WASHINGTON -- So who is the bad guy -- President Clinton or Sen. Orrin Hatch -- when it comes to stalling all federal judicial nominations in a fight over who should be a new judge in Utah?
Not surprisingly, the White House blames Hatch (and stepped up attacks this week in the national press), while Hatch says Clinton is wearing the black hat.Here's how the arguments go, first for Hatch.
He has done many favors for Clinton. They range from speaking up for him at the height of impeachment attacks to shepherding most of his nominees to confirmation, sometimes over howls from conservatives.
Hatch has essentially asked for one major favor in return: nominate Ted Stewart, a Republican who is Gov. Mike Leavitt's chief of staff, as a new federal district judge in Utah.
Worth noting is that most members of the Senate Judiciary Committee -- if not most senior senators -- by tradition are able to pretty much choose who will be nominated as district judges in their home states, as long as the selection is within reason.
And Hatch isn't just any senator, he's the chairman of the Senate Judiciary Committee -- who can determine how and when it will consider all nominees.
So Hatch doesn't see himself as seeking anything unusual or out-of-bounds in current politics by seeking Stewart's nomination, even if he is a Republican (Democratic presidents often nominate some Republicans to the bench).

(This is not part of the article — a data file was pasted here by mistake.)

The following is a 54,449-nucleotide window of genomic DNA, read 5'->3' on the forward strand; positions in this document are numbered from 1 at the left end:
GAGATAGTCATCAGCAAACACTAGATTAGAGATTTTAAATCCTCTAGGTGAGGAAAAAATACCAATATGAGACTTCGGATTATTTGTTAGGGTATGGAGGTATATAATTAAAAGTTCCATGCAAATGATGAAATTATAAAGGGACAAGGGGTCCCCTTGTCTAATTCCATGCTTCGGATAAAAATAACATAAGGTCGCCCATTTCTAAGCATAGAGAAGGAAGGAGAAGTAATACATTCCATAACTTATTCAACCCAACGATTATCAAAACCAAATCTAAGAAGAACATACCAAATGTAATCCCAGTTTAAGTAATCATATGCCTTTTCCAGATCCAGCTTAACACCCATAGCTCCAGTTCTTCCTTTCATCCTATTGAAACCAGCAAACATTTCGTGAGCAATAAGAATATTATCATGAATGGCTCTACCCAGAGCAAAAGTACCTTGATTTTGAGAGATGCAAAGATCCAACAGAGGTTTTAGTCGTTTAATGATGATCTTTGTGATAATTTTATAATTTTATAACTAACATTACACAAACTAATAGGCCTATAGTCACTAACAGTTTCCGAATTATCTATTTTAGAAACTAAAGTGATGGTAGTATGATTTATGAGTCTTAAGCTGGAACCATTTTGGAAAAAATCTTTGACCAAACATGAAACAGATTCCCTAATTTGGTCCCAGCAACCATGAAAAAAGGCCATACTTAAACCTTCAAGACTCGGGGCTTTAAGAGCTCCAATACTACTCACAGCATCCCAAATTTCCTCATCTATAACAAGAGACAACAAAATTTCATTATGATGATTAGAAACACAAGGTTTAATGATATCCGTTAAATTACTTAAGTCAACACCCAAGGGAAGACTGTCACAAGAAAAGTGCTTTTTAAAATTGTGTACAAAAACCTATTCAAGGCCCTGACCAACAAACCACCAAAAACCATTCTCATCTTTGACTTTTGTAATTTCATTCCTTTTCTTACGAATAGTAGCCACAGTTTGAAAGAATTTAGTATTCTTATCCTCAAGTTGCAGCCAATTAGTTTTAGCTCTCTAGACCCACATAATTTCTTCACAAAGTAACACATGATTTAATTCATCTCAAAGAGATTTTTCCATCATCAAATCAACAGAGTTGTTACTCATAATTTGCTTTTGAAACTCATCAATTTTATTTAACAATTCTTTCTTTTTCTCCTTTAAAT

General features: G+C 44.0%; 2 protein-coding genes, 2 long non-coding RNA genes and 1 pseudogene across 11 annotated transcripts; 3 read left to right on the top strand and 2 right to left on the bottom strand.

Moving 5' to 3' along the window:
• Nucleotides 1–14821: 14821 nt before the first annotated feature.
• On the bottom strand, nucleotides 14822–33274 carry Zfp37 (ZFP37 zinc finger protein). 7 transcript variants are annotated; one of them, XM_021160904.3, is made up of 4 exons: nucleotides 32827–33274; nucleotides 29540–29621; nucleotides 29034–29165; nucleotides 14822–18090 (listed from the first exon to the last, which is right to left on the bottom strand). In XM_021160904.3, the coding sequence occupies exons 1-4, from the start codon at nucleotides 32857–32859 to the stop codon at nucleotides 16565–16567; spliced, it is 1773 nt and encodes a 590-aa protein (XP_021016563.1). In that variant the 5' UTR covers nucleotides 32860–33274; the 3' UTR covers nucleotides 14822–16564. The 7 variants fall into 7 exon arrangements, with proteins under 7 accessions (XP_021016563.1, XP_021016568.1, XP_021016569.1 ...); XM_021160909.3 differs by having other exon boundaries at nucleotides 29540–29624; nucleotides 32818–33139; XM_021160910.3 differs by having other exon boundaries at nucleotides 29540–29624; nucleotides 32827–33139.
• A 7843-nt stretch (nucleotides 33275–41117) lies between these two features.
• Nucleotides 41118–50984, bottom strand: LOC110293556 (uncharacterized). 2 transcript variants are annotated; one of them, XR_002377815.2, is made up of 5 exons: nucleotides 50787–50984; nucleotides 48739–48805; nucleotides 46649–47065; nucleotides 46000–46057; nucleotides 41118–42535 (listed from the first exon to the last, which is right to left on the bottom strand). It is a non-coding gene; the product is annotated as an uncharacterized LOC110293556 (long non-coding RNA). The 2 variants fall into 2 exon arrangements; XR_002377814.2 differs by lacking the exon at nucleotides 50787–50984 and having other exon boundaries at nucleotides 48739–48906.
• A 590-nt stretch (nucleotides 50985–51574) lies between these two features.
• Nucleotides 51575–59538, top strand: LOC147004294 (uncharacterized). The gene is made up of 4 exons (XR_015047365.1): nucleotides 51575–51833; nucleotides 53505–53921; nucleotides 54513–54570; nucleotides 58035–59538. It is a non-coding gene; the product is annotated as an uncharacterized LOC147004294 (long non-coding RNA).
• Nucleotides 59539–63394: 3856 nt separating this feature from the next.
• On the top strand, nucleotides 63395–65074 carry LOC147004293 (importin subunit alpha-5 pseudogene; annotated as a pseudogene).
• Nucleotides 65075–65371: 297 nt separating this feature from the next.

He also doesn't see it as out-of-bounds to stall all other nominees when the White House developed heartburn over Stewart when it heard environmentalists hate him. Hatch hasn't scheduled any confirmation hearings on nominations -- 42 are pending -- since January.
Environmental groups wrote letters opposing Stewart, disliking his work as director of the Utah Division of Wildlife Resources and his criticism of Clinton's secretive creation of the Grand Staircase-Escalante National Monument.
Environmental groups have done even more favors for Clinton than Hatch. And they are a core support group for Vice President Al Gore, who of course is running for president.
Now, the White House's point of view -- which it has been feeding to the national press over the past week -- is that Clinton should be able to nominate whomever he wants.
It says it is wrong for Hatch to gum up the works for all other nominees to press a case over one small judgeship in one small state (while Hatch says the same about Clinton).
They say this is the first time in 40 years that one senator has shut down the whole process. (The last was in 1959 when then-Senate Majority Leader Lyndon B. Johnson pushed for nomination of a friend in Texas by Republican President Dwight D. Eisenhower.)
The White House and Democrats are saying that Hatch's stand is hurting the courts and creating a backlog of cases as judgeships sit vacant.
The White House also floated stories that it is trying to negotiate a deal with Hatch that would allow Stewart to go through, if Hatch will automatically support numerous "pro-environment" judges -- so that environmental groups will feel they are gaining more than they are losing.
Maybe Hatch should in turn be asking the White House for more favors, too -- since what he has already given it, plus support for more judges with an environmental stamp of approval, would indeed be a high price tag for one small judgeship in one small state.
So the two sides are playing chicken, and both share responsibility for the confirmation slowdown.
As they say, it takes two to tango. Both have some logical points. But in the political measure of receiving a fair favor in return for one, the White House seems to be demanding too much and offering too little.
It should be so tough with Slobodan Milosevic, not Orrin Hatch.
Deseret News Washington correspondent Lee Davidson can be reached by e-mail at firstname.lastname@example.org